Wednesday, March 14, 2012

TOS Review - The Art of Argument

Since arguing seems to come naturally to most kids, it may seem that arguing as an art form might not be something a parent wants their child to learn.  However, learning to use logic and be able to think clearly and debate respectfully is something that young people should learn.  And that's the kind of argument that Classical Academic Press aims to teach in their series of products designed to teach logic.

As a member of the TOS Review Crew, we recently received the set titled The Art of Argument for our review.  The title certainly got everyone's attention! After all, it's not uncommon for the boys to argue about whose turn it is to watch TV or use the computer, or to want to debate me on which one of them should be made to do certain chores.  And everyone wants to "win" their argument, right?!

The first thing we had to learn was that the book would be teaching us how to argue like philosophers - attempting to reveal what is true on the basis of evidence and reason, being rational, trying to persuade others to a point of view based on logic, and doing so "with gentleness and respect."  (as I Peter 3:15 reminds us to do.)

From the Classical Academic Press website:
Logic is a fascinating subject for students in middle school or high school. As a fundamental part of the trivium, logic study will impart to students the skills needed to craft accurate statements and identify the flawed arguments found so frequently in editorials, commercials, newspapers, journals and every other media. We regard the mastery of logic as a "paradigm" subject by which we evaluate, assess and learn other subjects--it is a sharp knife with which we can carve and shape all manner of wood. Mastery of logic is a requisite skill for mastering other subjects. 
Junior high aged students will argue (and sometimes quarrel), but they won't argue well without good training. Young teens are also targeted by advertisers with a vengeance. From billboards to commercials to a walk down the mall, fallacious arguments are everywhere you look. The Art of Argument was designed to teach the argumentative adolescent how to reason with clarity, relevance and purpose at a time when he has a penchant for the "why" and "how". It is designed to equip and sharpen young minds as they live, play, and grow in this highly commercial culture. 
Now that's what I want my kids to understand well - to be able to identify poor reasoning and to be able to make wise decisions based on sound reasoning, so that they won't be fooled by slick advertising or be tempted to go along with fads or causes based on faulty thinking.  And to be able to effectively communicate with others, whether it is discussion of an issue, or sharing the "reason for the hope that [they] have." (I Peter 3:15 again!)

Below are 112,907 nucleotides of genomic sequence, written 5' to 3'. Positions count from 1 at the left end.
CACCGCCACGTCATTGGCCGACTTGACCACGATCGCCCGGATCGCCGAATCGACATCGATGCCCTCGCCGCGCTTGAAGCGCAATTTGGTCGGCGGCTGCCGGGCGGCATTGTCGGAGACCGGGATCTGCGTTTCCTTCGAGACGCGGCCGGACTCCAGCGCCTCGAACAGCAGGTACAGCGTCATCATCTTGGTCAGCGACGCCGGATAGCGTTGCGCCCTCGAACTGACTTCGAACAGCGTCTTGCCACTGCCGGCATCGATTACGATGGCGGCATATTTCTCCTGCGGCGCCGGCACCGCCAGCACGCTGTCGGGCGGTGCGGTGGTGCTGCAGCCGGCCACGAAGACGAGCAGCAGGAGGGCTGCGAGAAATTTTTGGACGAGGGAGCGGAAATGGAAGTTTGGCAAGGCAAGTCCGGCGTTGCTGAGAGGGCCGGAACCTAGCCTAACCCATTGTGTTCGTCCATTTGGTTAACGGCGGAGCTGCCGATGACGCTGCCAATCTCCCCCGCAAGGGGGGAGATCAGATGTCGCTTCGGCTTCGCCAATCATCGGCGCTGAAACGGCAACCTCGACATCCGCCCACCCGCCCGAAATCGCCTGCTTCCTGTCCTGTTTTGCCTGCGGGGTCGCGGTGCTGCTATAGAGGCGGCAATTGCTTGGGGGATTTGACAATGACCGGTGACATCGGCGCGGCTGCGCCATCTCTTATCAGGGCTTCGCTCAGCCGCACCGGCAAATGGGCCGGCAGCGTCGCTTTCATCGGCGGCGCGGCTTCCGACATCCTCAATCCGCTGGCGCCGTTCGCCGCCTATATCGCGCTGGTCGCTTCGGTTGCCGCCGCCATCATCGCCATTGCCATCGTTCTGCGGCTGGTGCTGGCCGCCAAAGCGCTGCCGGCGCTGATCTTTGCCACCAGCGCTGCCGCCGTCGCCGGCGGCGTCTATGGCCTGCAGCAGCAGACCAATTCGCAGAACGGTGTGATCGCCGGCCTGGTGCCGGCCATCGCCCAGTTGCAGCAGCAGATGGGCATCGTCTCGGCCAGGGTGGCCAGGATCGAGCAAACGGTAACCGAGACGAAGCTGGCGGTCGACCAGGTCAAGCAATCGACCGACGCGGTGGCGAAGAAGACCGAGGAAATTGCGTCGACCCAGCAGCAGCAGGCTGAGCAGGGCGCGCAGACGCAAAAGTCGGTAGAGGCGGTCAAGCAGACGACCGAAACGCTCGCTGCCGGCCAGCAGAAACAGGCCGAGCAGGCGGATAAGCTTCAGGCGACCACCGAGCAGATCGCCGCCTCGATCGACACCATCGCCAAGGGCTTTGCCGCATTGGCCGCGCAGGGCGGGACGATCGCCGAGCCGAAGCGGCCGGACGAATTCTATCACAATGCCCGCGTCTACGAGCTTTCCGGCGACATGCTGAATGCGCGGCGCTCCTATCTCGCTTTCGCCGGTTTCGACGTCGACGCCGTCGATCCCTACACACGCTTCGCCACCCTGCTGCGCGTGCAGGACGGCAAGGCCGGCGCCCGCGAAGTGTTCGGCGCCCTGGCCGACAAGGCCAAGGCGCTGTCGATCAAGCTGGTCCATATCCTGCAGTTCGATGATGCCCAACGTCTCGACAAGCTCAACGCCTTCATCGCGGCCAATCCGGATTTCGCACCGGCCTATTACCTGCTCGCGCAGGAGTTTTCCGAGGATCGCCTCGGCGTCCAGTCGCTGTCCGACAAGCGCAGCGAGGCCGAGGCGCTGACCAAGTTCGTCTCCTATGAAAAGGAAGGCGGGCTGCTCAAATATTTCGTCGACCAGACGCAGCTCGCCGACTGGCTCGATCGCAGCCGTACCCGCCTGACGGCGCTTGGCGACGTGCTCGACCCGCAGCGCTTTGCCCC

The Art of Argument comes in workbook format, and teaches the 28 common logical fallacies (bad or incorrect reasoning); how to recognize them in editorials, newspapers, and advertising; and how to avoid them. The workbook contains dialogues, worksheets, real-life applications (such as recognizing fallacies in advertising or social/political debates), discussion questions, and tests.  There is also a skit for students to perform.

We really only scratched the surface of what this curriculum has to offer, but definitely saw the benefit of studying logic!  As Spencer and I looked through the first few lessons, he had to admit that he often rejects a suggestion that DH or I make simply because it came from us, and would accept the same suggestion if it was made by one of his friends or one of the youth leaders!  That was an interesting discussion!  Landon is just on the cusp of being ready to study logic - meaning he is probably at the perfect age to study it, but he wasn't interested in sticking with us as we did our overview of the book.

I think this course would be best used with two or more students at about the same age, so that they could test their ideas and skills against each other, and be able to read the dialogues aloud.  Perhaps in a co-op setting, or in a setting where several families are working through the course and the students could get together weekly for a dialogue about the lessons.  I found that trying to get my taciturn teens to engage in a real discussion with ME about what we were reading in the book was a huge challenge.

What we liked best:

  • real world applications
  • material presented in easy-to-understand dialogues and lessons
  • humour in the phony advertisements used to demonstrate fallacies
  • makes it relatively easy to teach this important subject
  • the available DVD with experienced teachers and enthusiastic students is very helpful
What we weren't crazy about:
  • I felt that it was designed more for group study than for an individual student and parent
Would you like to take argument to an art form in your homeschool? Here's what you need to know...

The student book can be purchased for $21.95, the teacher's edition for $24.95, and the DVD set for $54.95.  The entire course can be purchased in a bundle for $88.95.  See the Classical Academic Press website for more details.  The Argument Builder and The Discovery of Deduction are the two other titles in the logic series.  You may wish to look at some Sample Chapters from The Art of Argument.  

Visit the TOS Homeschool Crew blog for more information, and to read other Crew member reviews.  (Some Crew members reviewed The Argument Builder.)

Note: As part of the TOS Homeschool Crew, we received a complimentary student workbook, teacher's edition, and sample DVD in exchange for our honest opinions.


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